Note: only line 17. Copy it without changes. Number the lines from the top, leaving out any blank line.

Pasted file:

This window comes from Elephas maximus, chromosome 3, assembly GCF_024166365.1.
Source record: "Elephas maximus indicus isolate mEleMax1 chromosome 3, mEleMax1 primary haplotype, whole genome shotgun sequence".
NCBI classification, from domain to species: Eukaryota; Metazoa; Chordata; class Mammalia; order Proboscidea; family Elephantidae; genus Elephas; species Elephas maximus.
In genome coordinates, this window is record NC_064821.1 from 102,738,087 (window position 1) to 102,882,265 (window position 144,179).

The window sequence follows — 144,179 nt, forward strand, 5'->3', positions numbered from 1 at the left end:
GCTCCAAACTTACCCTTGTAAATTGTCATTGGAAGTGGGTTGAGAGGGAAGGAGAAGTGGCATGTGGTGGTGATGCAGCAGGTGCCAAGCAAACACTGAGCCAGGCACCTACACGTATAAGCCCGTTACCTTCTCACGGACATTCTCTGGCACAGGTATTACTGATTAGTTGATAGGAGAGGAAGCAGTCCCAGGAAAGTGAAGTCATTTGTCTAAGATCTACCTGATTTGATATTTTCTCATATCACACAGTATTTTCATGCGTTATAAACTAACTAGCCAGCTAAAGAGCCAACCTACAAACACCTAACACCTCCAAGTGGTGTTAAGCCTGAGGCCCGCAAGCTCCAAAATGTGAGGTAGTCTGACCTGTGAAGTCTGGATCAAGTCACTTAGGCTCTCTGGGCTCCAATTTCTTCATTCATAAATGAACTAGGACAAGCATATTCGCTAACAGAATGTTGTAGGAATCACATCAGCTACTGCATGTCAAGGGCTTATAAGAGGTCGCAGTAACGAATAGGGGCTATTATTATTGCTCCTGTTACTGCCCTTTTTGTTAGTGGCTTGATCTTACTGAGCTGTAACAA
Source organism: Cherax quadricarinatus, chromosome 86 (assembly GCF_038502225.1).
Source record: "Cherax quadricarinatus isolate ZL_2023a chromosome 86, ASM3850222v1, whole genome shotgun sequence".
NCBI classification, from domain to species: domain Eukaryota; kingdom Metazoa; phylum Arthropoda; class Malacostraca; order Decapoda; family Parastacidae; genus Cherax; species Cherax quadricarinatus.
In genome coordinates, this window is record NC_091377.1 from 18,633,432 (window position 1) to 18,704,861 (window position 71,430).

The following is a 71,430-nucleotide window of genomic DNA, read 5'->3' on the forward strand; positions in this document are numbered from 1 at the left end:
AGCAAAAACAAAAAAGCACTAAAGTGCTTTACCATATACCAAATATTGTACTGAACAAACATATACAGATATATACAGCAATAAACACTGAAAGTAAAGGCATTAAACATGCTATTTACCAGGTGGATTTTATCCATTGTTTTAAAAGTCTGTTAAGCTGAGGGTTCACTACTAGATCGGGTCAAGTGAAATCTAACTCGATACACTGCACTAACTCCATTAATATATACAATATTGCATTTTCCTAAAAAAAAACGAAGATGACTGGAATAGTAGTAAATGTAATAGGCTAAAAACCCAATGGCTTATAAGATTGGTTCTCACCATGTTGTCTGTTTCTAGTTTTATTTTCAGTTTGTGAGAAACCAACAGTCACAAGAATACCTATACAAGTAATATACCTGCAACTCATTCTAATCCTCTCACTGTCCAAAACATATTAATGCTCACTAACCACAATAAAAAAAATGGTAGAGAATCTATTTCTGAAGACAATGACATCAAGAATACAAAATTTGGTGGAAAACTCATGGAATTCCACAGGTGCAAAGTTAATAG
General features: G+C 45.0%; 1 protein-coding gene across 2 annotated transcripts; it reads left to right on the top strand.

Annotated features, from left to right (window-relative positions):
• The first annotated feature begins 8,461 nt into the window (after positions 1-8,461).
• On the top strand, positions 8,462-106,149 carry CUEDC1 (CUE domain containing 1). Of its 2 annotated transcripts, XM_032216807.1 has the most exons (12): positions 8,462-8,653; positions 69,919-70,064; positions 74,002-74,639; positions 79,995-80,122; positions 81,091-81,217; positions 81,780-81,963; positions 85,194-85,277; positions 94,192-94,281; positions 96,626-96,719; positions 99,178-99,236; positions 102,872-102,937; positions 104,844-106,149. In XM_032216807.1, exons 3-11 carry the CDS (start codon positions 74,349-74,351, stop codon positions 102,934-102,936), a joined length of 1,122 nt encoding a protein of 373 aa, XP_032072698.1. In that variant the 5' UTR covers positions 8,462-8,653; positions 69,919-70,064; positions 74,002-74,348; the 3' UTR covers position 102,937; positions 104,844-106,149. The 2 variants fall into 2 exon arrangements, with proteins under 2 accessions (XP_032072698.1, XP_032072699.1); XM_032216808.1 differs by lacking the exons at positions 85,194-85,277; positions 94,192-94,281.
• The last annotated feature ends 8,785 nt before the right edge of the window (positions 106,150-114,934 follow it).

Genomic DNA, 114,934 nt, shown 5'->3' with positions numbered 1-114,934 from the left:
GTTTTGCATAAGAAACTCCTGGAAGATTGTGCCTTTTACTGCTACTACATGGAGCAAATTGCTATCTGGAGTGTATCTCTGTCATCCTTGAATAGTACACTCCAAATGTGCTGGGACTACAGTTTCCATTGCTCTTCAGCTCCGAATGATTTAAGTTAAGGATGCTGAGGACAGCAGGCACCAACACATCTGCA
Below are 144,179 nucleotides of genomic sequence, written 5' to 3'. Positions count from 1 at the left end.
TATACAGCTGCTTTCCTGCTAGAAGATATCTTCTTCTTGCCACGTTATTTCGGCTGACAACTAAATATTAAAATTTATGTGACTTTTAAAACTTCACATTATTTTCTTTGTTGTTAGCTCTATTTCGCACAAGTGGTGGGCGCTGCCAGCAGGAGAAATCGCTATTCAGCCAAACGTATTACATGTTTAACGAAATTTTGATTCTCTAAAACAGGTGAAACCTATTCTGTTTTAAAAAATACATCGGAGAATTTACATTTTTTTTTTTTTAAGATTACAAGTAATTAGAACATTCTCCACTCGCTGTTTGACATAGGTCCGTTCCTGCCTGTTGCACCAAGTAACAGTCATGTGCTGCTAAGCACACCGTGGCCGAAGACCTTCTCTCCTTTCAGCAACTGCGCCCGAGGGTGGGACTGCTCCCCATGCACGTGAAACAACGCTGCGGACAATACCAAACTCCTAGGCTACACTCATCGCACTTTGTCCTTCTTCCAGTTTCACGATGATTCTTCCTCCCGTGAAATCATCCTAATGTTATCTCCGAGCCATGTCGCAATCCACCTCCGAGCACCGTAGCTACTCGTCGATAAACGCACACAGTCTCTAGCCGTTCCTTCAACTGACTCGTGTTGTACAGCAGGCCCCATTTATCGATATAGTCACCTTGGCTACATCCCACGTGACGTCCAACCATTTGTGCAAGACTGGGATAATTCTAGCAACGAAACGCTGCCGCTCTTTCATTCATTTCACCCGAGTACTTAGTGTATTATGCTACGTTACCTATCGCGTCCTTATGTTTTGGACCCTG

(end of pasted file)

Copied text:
• The last annotated feature ends 8,785 nt before the right edge of the window (positions 106,150-114,934 follow it).